BY BASANTI MARDEMOOTOO
After a Chinese bomber set bay on one of the disputed South China Sea islands last week, Filipino President Rodrigo Duterte gave a surprising speech to his country’s navy. Years after disputing the sovereignty of the South China Sea, Duterte resorted to stating “I cannot go to war with China.”
To many Filipinos, this statement was unexpected given the country’s deep rooted efforts to fight for their share of the South China Sea. So, where does this dispute stands today? What does Duterte’s statement say about what is to come?
China, Vietnam, the Philippines, Taiwan, Malaysia, Indonesia and Brunei have found themselves in contention over who controls what part of the South China Sea. In acknowledging the United Nations Convention of the Law of the Sea (UNCLOS), each country has grounds for their claim given their request for falls within their Economic Exclusion Zones (EEZ).
The conflict itself is over the territorial and sovereign control over the ocean areas and the Paracel and Spratly islands. This region is highly contested because of its geographical benefits to shipping routes or security buffers, but it is also known to have potentially unexplored natural resources that have not been explored yet. The region is known to have an estimated 11 billion barrels of oil on top of access to 10 percent of the world’s fisheries.
Of all contesting countries, China’s claim encompasses the largest territorial demands which they demarcate by using the nine dash line. The Chinese claim their presence is historically justified and rely on historical maps to assert that the two main islands in the South China Sea have been important to China for centuries.
Vietnam has been on China’s back regarding the plausibility of China’s claims, but the Philippines has, by far, been China’s biggest contender. The Spratly islands are in very close geographical proximity to the Philippines, which strengthens the country’s claim for the islands. Back in 2016, the Philippines won a monumental international law case regarding their claims for territory in the South China Sea. The Chinese suffered a legal setback when arbitration at the Hague decided that China’s claims were unjustified. China, strongly critical of the United States’ past violations of international law, found itself criticizing the outcome of this trial. Despite China’s role in the negotiations, and the resultant establishment of the UNCLOS, they dismissed its ruling as “null and void.”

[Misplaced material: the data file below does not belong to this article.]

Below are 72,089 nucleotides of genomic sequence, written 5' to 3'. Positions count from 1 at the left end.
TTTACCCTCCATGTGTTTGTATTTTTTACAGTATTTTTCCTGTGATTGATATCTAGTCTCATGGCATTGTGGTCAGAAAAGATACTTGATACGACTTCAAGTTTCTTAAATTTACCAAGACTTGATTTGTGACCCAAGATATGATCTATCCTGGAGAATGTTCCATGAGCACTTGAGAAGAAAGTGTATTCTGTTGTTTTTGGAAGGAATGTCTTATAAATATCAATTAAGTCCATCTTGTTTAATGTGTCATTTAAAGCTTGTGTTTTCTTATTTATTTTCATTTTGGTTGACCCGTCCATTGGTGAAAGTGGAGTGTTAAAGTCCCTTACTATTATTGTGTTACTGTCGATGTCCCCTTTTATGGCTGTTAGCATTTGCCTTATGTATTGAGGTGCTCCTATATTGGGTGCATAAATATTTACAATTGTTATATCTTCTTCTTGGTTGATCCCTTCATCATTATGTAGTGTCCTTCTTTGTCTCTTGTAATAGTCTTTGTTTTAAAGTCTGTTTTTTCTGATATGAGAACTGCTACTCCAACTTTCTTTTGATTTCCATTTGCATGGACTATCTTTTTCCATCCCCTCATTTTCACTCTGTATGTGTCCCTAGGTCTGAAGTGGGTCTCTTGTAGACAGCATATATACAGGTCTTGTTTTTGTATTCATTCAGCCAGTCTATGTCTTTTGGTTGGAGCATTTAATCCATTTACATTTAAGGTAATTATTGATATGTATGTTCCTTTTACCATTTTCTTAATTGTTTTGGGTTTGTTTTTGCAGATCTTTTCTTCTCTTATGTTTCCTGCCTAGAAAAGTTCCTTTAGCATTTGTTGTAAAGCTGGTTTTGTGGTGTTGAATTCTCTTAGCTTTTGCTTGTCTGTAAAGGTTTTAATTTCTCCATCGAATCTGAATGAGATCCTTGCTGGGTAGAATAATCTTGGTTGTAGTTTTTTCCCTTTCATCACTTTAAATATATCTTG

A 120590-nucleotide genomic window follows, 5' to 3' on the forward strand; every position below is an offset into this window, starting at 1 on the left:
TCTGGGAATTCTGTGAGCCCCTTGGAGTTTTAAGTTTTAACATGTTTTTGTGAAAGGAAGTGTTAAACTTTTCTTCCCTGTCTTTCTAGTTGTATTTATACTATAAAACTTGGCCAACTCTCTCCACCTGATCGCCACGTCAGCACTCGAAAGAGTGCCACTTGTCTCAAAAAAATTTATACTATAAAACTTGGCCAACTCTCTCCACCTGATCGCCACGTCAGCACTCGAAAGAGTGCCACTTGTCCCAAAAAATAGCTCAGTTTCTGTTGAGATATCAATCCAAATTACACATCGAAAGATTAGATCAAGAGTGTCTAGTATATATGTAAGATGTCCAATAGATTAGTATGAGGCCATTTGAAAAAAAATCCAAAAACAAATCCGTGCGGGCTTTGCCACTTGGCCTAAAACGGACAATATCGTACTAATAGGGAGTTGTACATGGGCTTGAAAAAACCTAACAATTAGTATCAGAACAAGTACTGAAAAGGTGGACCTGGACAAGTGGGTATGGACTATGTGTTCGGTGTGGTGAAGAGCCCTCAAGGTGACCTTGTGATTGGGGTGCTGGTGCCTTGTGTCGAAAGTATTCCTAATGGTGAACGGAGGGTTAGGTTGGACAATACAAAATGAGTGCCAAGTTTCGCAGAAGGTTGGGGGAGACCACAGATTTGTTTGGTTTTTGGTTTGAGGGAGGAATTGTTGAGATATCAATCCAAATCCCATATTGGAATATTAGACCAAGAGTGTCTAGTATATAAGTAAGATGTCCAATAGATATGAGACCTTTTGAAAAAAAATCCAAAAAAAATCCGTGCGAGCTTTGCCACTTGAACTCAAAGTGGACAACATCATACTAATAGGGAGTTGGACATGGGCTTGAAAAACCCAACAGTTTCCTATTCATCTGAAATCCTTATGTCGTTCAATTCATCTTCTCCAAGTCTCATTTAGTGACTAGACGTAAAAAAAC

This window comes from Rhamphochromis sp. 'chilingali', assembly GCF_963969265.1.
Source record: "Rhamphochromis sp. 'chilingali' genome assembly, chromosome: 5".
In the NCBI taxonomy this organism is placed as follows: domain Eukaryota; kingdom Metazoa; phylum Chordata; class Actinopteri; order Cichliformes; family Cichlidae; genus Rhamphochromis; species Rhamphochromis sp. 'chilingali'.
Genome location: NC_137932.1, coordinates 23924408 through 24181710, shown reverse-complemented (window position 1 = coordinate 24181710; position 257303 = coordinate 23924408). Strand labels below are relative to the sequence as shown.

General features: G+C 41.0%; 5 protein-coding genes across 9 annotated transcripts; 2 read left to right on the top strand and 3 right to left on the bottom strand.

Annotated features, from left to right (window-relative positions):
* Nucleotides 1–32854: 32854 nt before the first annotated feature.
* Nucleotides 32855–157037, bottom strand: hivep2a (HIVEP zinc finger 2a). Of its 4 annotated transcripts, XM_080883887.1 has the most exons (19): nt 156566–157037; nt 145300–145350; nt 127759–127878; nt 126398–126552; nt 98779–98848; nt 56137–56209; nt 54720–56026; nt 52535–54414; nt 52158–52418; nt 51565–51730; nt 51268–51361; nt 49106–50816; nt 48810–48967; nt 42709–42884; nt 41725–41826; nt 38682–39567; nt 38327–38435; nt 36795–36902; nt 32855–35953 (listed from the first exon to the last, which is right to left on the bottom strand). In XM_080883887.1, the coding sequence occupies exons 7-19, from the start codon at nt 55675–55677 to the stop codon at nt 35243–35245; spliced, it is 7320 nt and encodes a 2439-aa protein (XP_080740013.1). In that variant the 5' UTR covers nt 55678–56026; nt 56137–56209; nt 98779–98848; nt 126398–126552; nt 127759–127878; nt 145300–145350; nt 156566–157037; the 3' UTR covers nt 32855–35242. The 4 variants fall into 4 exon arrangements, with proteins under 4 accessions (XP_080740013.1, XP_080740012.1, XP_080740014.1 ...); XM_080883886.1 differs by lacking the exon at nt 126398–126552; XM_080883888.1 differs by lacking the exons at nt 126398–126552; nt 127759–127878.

Despite all of the competing claims, China has persisted in growing its presence in the region. There have been a series of maritime standoffs between China and the Philippines since 2012. In 2014, the Chinese introduced a drilling rig by one of the islands. Last week, for the first time, China landed long range bombers on one of the islands in the South China Sea making its presence in the area known. This act of militarization comes after China publicly stated that “China does not intend to pursue militarization.” This small but important step is the beginning of China’s broader goals for its control over the area. Having this control increases China’s regional power, ensuring its dominance in the Asian region.
The Philippines started shifting their stance against China as soon as the U.S. started becoming a more prominent player in the situation. Towards the end of 2016, Duterte started to broker agreements between the Philippines, China, and Russia. Accompanied by several threats of expelling the American Special Forces from the country to ending joint maritime patrols, Duterte clearly expressed his animosity towards the U.S.
Duterte’s intentions of avoiding conflict with the Chinese has many worried. Based on the location of the disputed islands, the Chinese would have a clear line of sight to the Philippines when it comes to a striking range. This has been a source of alarm for many living in the country. The country’s Chief Justice Antonio Carpio, who played an integral part in building the case for the UN Arbitration Hearing, openly criticized the government’s decision to slowly back down. Duterte’s leniency towards China makes it doubtful that he will conform to the demands of his people or to the Chief Justice’s claims.
This act was, no doubt, a slap in the face to both the authority of the United Nations and the United States. By landing its bombers on one of the islands, China’s message is clear: they intend to control the region and no other country or international organization can stop them from doing so.
Earlier this month the Trump Administration announced there would be consequences if China continued its operations. But the U.S. lacks jurisdiction in the area, giving it little leverage over the issue. Similarly, the UN also finds itself helpless. The opinion delivered by the arbitration court, albeit binding, has no legal enforcement mechanism which could threaten any infringement of the consequences and Duterte has established the Philippines’s stance in backing off the issue. Given that they are the biggest contenders, this could very well be the break in the dispute China has been waiting for.